It’s late June at Salt of the Earth Urban Farm (home of the BCS Teaching Garden)!Â Finally, some warm weather (mid-upper 70’s) has settled in (the tomatoes,Â summer squash and bush beans look much happier) and everything is flourishing.Â
The harvest is increasing – every week, we are taking a few dozen cartons of organic snow and sugar snap peas, as well as boxes and boxes of lettuce, chard, kale, bitter greens, and a few choice boxes of herbs and strawberries to Birch Community Services.Â We are still looking forward to the coming months and being able to take in more and more food to share amongst the families at BCS (loads of organic bush beans, tomatoes, potatoes, and summer squash will be coming soon!).
Here are a few shots from around the yard – mostly in the front yard –
A few shots of the front yard, here.Â Can you believe just a few short months ago, it looked like this? —>
(And a day before this, it was just weeds and lawn!Â Taken late-February 2010.)
Front to back in this shot – variegated land cress, beets (with a few Butternut starts peeking thru on the right and a crate of potatoes to the left), Italian kale, cardoons, salad greens, Oregon Sugar Pod II peas, California poppies and De Milpa tomatillos.
Tomatoes in the front are underplanted with beets and cosmos.Â In the backyard, with nasturtiums and lettuce (the shade from the tomatoes will keep the lettuce from bolting in the July/Aug heat.).
Mature artichokes and cardoons take up a lot of space, but while they’re still growing, I’ve underplanted them with daisies, nasturtium and chives (winter squash, dahlias, sunflowers, fennel, and wildflowers are visible in the background.)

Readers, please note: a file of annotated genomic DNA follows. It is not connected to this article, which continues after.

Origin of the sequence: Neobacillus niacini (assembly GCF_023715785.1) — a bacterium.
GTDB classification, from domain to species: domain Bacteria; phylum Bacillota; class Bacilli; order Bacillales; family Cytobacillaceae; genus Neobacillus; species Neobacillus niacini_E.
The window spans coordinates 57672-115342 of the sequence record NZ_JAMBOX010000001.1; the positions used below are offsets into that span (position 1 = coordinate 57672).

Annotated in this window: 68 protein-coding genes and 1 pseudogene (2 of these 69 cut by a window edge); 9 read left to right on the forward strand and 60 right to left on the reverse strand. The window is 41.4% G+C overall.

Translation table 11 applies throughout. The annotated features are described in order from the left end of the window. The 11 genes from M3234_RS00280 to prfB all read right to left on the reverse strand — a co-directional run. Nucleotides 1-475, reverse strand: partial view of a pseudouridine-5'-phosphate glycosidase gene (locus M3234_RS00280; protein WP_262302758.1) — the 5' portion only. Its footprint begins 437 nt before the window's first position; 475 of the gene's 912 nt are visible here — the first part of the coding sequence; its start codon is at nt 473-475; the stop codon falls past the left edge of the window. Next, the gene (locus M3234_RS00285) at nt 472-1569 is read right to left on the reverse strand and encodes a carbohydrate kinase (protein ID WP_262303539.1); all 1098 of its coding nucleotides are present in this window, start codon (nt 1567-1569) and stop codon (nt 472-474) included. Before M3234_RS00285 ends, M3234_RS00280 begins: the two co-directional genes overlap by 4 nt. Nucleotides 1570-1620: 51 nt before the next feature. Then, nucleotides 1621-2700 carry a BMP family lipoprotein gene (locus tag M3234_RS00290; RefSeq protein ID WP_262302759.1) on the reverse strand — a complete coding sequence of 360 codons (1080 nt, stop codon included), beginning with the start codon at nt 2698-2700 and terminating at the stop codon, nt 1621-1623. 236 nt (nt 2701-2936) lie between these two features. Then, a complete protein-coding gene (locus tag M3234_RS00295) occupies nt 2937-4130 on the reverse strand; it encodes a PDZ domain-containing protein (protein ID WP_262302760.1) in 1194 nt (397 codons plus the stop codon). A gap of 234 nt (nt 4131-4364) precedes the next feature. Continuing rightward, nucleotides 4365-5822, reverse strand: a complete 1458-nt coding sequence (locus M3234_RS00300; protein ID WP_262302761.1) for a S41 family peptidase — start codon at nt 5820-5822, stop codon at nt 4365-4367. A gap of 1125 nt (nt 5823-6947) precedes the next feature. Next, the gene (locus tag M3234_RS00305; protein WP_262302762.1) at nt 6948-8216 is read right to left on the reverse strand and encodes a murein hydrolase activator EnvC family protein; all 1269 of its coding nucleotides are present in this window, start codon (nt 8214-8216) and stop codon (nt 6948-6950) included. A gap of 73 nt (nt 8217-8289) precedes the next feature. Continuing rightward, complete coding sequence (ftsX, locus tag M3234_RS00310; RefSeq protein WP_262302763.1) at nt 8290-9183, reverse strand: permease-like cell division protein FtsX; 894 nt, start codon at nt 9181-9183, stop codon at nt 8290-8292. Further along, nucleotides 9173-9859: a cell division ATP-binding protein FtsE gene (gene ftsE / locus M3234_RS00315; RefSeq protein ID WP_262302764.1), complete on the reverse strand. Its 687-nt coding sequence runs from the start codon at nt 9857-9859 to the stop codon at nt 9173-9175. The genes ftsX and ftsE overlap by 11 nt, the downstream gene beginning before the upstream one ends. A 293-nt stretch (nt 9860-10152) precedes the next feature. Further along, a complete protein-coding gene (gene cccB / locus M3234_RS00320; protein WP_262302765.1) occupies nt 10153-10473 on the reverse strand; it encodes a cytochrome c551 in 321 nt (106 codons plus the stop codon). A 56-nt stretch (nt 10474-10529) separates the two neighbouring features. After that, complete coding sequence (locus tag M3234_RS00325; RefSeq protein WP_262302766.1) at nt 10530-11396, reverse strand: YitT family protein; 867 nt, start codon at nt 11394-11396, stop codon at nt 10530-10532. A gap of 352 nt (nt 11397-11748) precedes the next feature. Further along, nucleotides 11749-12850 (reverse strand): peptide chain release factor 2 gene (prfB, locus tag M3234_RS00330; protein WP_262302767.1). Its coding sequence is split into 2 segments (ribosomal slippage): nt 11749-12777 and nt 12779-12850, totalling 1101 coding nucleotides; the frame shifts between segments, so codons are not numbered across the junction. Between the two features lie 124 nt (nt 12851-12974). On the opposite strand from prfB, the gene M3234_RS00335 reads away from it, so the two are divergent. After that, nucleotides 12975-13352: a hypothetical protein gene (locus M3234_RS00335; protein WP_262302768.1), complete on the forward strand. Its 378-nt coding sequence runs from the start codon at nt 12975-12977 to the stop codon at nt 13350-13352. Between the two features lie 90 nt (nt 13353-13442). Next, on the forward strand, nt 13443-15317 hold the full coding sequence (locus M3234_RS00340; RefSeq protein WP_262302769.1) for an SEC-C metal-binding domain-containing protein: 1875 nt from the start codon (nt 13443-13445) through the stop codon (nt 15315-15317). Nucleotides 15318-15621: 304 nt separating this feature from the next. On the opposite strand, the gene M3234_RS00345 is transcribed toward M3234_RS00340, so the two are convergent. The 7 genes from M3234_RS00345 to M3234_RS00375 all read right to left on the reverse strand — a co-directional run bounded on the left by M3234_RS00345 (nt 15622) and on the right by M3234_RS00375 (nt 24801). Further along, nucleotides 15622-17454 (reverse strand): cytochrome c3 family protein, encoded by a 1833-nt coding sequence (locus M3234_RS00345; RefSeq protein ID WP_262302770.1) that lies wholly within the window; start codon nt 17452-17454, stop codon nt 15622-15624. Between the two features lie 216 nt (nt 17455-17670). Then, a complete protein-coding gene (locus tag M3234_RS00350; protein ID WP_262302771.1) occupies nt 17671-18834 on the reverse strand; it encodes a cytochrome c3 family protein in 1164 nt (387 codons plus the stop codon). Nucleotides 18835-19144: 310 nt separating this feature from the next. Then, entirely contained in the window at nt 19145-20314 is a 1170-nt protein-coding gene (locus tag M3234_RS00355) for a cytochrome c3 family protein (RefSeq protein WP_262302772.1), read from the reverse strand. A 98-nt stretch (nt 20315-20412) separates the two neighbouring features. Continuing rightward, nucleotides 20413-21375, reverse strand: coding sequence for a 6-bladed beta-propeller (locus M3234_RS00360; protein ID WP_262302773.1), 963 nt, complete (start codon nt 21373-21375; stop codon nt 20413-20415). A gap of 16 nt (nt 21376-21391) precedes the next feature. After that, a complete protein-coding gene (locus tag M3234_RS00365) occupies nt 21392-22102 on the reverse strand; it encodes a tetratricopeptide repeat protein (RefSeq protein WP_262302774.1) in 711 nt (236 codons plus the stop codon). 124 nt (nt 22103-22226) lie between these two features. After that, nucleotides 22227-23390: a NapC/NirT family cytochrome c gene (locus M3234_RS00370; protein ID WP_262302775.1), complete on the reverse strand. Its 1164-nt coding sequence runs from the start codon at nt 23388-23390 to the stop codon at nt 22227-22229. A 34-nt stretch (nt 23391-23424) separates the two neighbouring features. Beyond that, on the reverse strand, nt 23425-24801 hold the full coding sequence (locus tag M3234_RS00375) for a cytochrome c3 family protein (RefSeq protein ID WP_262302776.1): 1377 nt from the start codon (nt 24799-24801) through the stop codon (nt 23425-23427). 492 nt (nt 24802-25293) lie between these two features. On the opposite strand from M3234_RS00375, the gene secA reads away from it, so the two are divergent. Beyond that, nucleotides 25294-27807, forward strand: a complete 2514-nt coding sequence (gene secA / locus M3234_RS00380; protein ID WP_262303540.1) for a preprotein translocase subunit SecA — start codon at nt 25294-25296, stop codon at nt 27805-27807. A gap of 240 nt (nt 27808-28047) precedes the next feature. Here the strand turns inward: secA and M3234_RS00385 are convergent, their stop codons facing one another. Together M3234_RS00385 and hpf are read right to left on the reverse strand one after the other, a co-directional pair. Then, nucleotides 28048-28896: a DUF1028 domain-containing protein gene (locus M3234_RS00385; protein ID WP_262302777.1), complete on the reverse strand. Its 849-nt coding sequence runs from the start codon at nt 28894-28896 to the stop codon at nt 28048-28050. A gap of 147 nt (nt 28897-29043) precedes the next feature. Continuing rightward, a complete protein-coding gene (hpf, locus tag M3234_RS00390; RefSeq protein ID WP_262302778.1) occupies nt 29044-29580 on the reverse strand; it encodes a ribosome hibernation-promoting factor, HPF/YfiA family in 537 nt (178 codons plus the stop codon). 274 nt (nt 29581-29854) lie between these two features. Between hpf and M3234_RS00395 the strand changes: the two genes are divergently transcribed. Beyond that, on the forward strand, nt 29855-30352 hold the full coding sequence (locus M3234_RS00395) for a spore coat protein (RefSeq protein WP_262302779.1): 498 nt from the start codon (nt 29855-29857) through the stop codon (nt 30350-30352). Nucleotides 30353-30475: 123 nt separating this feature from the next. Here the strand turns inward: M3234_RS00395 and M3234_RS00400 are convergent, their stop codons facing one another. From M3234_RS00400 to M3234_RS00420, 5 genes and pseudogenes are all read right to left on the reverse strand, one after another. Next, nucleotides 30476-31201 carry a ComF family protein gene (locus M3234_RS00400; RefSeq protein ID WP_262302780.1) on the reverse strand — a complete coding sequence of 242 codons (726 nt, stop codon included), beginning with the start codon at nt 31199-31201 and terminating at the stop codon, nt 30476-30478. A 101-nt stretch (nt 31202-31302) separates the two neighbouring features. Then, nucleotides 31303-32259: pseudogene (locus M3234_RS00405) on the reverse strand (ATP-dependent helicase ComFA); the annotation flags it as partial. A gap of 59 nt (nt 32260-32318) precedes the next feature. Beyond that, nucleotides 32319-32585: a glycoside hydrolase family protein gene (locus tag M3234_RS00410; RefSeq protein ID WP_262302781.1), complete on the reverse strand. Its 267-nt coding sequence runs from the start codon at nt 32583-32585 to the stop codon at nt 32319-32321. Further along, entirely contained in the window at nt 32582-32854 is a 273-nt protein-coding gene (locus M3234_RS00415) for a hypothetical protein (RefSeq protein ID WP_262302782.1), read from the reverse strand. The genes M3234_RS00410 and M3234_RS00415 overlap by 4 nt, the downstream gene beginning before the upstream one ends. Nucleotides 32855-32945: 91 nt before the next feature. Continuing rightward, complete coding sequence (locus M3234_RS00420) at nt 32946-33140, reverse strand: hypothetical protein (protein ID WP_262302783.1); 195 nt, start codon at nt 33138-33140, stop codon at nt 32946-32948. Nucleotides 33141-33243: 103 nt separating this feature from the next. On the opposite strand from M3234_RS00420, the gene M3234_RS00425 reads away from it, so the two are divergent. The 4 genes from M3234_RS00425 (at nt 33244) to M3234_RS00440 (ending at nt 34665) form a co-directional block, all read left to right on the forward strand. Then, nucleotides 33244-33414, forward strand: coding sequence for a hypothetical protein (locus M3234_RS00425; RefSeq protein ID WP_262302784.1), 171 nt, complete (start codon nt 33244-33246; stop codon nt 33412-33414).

Not shown – I planted an herb bed in the front yard – three types of lavender (two culinary, one for sachets), three types of rosemary (I love rosemary!), tangerine sage, tricolor sage, lemon verbena,and curry plant from starts (when pinching pennies, get the 4-inch pots – they were $3 each, versus $9-10 for the next size up, and $30 for large rosemaries and lavenders in gallon pots.Â They’ll grow big, too!Â Be patient!)Â I also transplanted in two types of thyme, oregano, Greek basil, Thai basil, and Genovese basil that I started from seed a while back (for a savings of about $15 over buying potted starts).
Much of the back isn’t so pretty yet, but here’s a shot of the linear beds near the houseÂ -front to back – garlic; parsnips, kale, chard, carrots; peas and poppies underplanted with kale.Â I didn’t take any shots of the bush bean, asparagus, potato and squash beds, which make up about 60% of the backyard.
Out back, we’re still doing the fairly miserable work of ripping up bamboo (rhizomes and all) for a future raspberry patch (to the left in this picture) and quince and pear stand (where the current volunteer hazelnut currently resides.)Â The far NW corner of the yard (not pictured), which will eventually be our Zone 3 fruit orchard,Â is currently overrun with weeds.Â I did manage to get three apple trees and a Desert King fig planted back there, and my husband expanded the chicken run (while protecting the young trees), so the hens could make short work of the weeds and give me room to underplant the trees with red clover and more lavender.Â We are still hunting for a persimmon, a dwarf apricot, and black currants to put back in that area.
More shots from out back in the coming month – the rows of bush beans and summer squash are quite small, and the limas and runner beans are barely reaching up their poles).
If you’re interested – we’re having a free hands-on workshop onÂ Saturday, July 17th here at the garden from 9:30-11:30 and follow up with a potluck luncheon from 11:30-12:30.Â We will be doing a garden tour, discussing high-summer garden needs and prepping for a fall garden.Â We will be starting seeds for fall crops (cabbage, broccoli, cauliflower, etc), possibly harvesting potatoes, and doing regular garden maintenance.Â Â Bring your garden gloves, shovel, and a dish to share.Â Children are welcome.
Contact the garden coordinator for Birch Community Services, Tiffany, atÂ email@example.com to sign up.